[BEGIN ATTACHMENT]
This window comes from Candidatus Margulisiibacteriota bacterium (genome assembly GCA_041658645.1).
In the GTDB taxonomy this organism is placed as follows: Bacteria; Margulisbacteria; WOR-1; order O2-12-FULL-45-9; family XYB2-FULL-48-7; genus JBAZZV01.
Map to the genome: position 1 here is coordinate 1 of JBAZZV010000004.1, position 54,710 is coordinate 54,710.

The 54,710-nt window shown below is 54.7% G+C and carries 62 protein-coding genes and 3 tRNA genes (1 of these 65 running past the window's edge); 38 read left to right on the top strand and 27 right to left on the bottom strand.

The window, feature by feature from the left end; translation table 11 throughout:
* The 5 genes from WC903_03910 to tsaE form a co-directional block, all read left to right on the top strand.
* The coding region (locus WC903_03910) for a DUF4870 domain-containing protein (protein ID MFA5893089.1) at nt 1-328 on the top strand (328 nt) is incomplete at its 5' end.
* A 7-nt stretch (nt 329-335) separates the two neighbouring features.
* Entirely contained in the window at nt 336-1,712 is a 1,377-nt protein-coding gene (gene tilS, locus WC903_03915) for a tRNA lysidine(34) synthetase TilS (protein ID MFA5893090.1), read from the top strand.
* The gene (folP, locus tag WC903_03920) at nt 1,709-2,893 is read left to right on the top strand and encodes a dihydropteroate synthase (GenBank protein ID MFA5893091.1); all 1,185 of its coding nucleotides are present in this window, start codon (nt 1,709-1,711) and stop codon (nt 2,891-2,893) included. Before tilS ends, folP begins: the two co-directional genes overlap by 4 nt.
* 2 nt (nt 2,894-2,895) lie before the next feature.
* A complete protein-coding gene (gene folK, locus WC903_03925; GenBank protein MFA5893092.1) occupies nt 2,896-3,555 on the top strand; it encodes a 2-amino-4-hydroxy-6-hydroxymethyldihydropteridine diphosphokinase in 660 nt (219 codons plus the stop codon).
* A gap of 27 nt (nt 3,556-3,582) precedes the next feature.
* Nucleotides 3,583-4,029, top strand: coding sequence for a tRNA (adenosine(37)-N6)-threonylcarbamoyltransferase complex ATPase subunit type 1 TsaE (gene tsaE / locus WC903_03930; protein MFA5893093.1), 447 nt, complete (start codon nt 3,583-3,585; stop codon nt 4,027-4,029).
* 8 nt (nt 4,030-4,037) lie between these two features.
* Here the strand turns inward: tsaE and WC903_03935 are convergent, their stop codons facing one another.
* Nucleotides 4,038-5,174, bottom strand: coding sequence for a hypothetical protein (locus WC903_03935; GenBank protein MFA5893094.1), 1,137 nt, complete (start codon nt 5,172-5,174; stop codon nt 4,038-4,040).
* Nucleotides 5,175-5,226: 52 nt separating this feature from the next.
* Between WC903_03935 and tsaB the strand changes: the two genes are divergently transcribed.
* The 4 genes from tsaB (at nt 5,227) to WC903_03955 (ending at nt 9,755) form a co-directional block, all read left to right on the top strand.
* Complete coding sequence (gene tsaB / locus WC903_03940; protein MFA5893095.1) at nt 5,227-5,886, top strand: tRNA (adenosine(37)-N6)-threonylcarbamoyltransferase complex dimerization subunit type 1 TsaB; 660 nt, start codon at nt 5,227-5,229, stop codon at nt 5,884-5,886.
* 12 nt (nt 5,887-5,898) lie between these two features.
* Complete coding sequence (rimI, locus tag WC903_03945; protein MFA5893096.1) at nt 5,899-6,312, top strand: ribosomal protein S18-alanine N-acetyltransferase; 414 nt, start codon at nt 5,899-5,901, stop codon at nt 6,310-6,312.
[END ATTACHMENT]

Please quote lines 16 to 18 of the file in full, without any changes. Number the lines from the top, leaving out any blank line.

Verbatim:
* Here the strand turns inward: tsaE and WC903_03935 are convergent, their stop codons facing one another.
* Nucleotides 4,038-5,174, bottom strand: coding sequence for a hypothetical protein (locus WC903_03935; GenBank protein MFA5893094.1), 1,137 nt, complete (start codon nt 5,172-5,174; stop codon nt 4,038-4,040).
* Nucleotides 5,175-5,226: 52 nt separating this feature from the next.